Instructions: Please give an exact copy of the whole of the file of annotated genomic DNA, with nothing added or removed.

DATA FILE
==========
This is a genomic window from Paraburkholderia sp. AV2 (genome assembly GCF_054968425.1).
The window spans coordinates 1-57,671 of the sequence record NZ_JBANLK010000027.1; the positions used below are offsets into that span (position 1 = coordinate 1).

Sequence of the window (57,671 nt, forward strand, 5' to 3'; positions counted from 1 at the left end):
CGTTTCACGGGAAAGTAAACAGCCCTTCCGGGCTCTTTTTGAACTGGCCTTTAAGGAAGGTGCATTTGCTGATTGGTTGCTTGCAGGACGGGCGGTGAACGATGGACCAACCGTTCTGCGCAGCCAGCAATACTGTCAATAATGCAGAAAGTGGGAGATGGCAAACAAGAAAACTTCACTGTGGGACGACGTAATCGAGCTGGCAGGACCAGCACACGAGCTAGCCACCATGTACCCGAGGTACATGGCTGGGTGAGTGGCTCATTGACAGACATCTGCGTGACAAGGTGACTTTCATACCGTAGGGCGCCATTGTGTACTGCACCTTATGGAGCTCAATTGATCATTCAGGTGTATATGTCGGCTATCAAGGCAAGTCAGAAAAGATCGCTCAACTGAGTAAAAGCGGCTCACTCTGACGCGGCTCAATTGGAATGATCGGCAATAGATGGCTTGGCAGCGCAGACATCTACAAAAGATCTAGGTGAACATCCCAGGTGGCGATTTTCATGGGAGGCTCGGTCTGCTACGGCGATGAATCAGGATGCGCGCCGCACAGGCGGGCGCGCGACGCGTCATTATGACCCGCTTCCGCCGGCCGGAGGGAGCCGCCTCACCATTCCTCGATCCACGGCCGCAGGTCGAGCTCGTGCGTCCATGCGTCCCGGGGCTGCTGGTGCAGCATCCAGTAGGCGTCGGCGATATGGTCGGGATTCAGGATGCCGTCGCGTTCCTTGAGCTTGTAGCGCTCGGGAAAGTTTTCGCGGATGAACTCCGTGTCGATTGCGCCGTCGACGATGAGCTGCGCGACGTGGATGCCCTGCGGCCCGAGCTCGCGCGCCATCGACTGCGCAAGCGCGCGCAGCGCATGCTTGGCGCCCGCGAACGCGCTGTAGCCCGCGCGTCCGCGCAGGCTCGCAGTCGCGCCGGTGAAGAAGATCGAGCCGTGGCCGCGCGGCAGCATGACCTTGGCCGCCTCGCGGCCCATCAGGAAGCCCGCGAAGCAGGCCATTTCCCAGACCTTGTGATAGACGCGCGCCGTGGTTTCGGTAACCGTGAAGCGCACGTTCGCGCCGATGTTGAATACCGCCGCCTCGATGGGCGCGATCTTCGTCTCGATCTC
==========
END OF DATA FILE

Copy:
This is a genomic window from Paraburkholderia sp. AV2 (genome assembly GCF_054968425.1).
The window spans coordinates 1-57,671 of the sequence record NZ_JBANLK010000027.1; the positions used below are offsets into that span (position 1 = coordinate 1).

Sequence of the window (57,671 nt, forward strand, 5' to 3'; positions counted from 1 at the left end):
CGTTTCACGGGAAAGTAAACAGCCCTTCCGGGCTCTTTTTGAACTGGCCTTTAAGGAAGGTGCATTTGCTGATTGGTTGCTTGCAGGACGGGCGGTGAACGATGGACCAACCGTTCTGCGCAGCCAGCAATACTGTCAATAATGCAGAAAGTGGGAGATGGCAAACAAGAAAACTTCACTGTGGGACGACGTAATCGAGCTGGCAGGACCAGCACACGAGCTAGCCACCATGTACCCGAGGTACATGGCTGGGTGAGTGGCTCATTGACAGACATCTGCGTGACAAGGTGACTTTCATACCGTAGGGCGCCATTGTGTACTGCACCTTATGGAGCTCAATTGATCATTCAGGTGTATATGTCGGCTATCAAGGCAAGTCAGAAAAGATCGCTCAACTGAGTAAAAGCGGCTCACTCTGACGCGGCTCAATTGGAATGATCGGCAATAGATGGCTTGGCAGCGCAGACATCTACAAAAGATCTAGGTGAACATCCCAGGTGGCGATTTTCATGGGAGGCTCGGTCTGCTACGGCGATGAATCAGGATGCGCGCCGCACAGGCGGGCGCGCGACGCGTCATTATGACCCGCTTCCGCCGGCCGGAGGGAGCCGCCTCACCATTCCTCGATCCACGGCCGCAGGTCGAGCTCGTGCGTCCATGCGTCCCGGGGCTGCTGGTGCAGCATCCAGTAGGCGTCGGCGATATGGTCGGGATTCAGGATGCCGTCGCGTTCCTTGAGCTTGTAGCGCTCGGGAAAGTTTTCGCGGATGAACTCCGTGTCGATTGCGCCGTCGACGATGAGCTGCGCGACGTGGATGCCCTGCGGCCCGAGCTCGCGCGCCATCGACTGCGCAAGCGCGCGCAGCGCATGCTTGGCGCCCGCGAACGCGCTGTAGCCCGCGCGTCCGCGCAGGCTCGCAGTCGCGCCGGTGAAGAAGATCGAGCCGTGGCCGCGCGGCAGCATGACCTTGGCCGCCTCGCGGCCCATCAGGAAGCCCGCGAAGCAGGCCATTTCCCAGACCTTGTGATAGACGCGCGCCGTGGTTTCGGTAACCGTGAAGCGCACGTTCGCGCCGATGTTGAATACCGCCGCCTCGATGGGCGCGATCTTCGTCTCGATCTC